LONDON – As a student at the University of Bristol, Tom Carter became obsessed with a seemingly impossible notion: letting people feel and manipulate virtual objects. A professor turned him on to an esoteric concept — using ultrasound to simulate tactile sensations — that was floated and abandoned back in the 1970s.
Today, Carter, 29, is co-founder and chief technology officer of Ultrahaptics, which uses clever algorithms and an array of ultrasound emitters to simulate a range of feelings: tiny bubbles bursting on your fingertips, a stream of liquid passing over your hand, the outlines of three-dimensional shapes. Carter says dozens of companies making everything from computer games to cars and appliances are testing the technology, an example of what computer scientists call haptic feedback (haptic in Ancient Greek basically meant “coming into contact with something”).
While other tech companies are working on their own versions of haptic feedback, Ultrahaptics says it is the only one that lets people feel and manipulate virtual objects in the air. There are many potential applications — using an invisible slider to pump up the bass on a home stereo, adjusting the car air conditioning with the twist of a virtual dial — but Carter said the technology’s greatest promise may lie in making virtual reality “feel” more real.
“Touch is a really essential sense to make compelling virtual reality,” Carter said. “If you go and get the best possible virtual-reality goggles and the best possible surround-sound headphones, it is going to be very cool, but it is going to be very difficult if you don’t have the sense of touch to interact with the things that are there.”
Owing to nondisclosure agreements, Carter can’t say which companies are testing the technology or what they are working on. But there are tantalizing hints. Last month, high-end stereo maker Harman demonstrated a prototype audio speaker system featuring a gesture-control system powered by Ultrahaptics technology at the Consumer Electronics Show. Jaguar Land Rover has announced plans to integrate Ultrahaptics’ technology into a gesture-control system for its cars. Steve Cliffe, Ultrahaptics’ chief executive officer, says the first computer game using Ultrahaptics will be launched this year but declined to provide more details.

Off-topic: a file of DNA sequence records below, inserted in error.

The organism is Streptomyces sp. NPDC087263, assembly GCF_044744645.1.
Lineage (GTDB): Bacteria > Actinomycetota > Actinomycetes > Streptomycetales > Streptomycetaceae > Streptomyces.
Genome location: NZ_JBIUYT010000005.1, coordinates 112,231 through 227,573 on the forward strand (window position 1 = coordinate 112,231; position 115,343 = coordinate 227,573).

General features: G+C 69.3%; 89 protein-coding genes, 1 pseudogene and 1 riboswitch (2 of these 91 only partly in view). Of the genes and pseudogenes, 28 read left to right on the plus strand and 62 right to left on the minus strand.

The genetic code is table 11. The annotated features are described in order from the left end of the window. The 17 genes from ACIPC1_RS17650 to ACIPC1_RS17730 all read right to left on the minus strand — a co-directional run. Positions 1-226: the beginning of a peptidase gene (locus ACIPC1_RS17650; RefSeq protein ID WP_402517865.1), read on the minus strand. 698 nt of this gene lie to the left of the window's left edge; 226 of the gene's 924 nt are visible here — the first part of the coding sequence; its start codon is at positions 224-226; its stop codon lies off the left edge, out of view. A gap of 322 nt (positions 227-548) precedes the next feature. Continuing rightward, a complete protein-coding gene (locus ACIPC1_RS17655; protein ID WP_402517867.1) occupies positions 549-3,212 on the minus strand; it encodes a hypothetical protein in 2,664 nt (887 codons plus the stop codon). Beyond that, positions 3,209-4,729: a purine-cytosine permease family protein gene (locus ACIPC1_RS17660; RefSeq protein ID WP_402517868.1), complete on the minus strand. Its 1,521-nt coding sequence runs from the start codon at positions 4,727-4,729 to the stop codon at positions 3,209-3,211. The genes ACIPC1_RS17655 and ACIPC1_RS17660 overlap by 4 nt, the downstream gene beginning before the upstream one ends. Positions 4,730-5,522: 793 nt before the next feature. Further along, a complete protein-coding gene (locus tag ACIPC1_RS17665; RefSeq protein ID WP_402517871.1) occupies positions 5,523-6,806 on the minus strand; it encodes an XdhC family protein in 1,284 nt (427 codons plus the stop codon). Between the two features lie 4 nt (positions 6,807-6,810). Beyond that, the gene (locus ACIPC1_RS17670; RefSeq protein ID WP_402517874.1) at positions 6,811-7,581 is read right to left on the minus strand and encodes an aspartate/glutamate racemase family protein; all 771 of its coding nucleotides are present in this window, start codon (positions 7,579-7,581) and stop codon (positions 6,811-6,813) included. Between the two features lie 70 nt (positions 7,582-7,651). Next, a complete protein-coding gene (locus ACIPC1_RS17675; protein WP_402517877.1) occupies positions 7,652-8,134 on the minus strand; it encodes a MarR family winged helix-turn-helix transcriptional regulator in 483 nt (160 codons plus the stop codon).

YouTube: Ultrahaptics in action
The technology has its limitations. While ultrasound can simulate the sensation of touching the outline of an object, it cannot create the illusion of solidity. You will always be able to push your fingers or hands through the area of vibration. Users also can hear a distracting buzz when the ultrasound waves reverberate off the skin. The company says it will find a way to minimize the noise. And while humans can’t hear the ultrasound waves themselves, dogs and cats can. Ultrahaptics says the sound hasn’t triggered a canine reaction in tests, but pledges that pets won’t be affected by whatever products come to market.
Patrick Baudisch, a professor specializing in human-computer interaction at the University of Pottsdam’s Hasso Plattner Institute in Germany, admires the research team behind Ultrahaptics. “They are one of the most innovative groups working on this in Europe,” he said. However, the inability to create the illusion of grasping a solid object or the resistance one encounters when bumping up against things in the real world might limit the technology’s use in virtual reality, he said. Instead, Baudisch sees greater applications in so-called augmented reality — when a user needs to interact with both real world and virtual objects simultaneously.
Ultrahaptics’ offices are in The Engine Shed — a sleek, postmodern incubator housed inside what was once a train shed for the Bristol railway station built by Isambard Kingdom Brunel, a 19th-century disrupter known for his pioneering work on trains, steamships and bridges. Sitting in a conference room, Carter frankly explains that the hardware — an array of ultrasound emitters hooked up to an off-the-shelf gesture-control platform — is nothing special.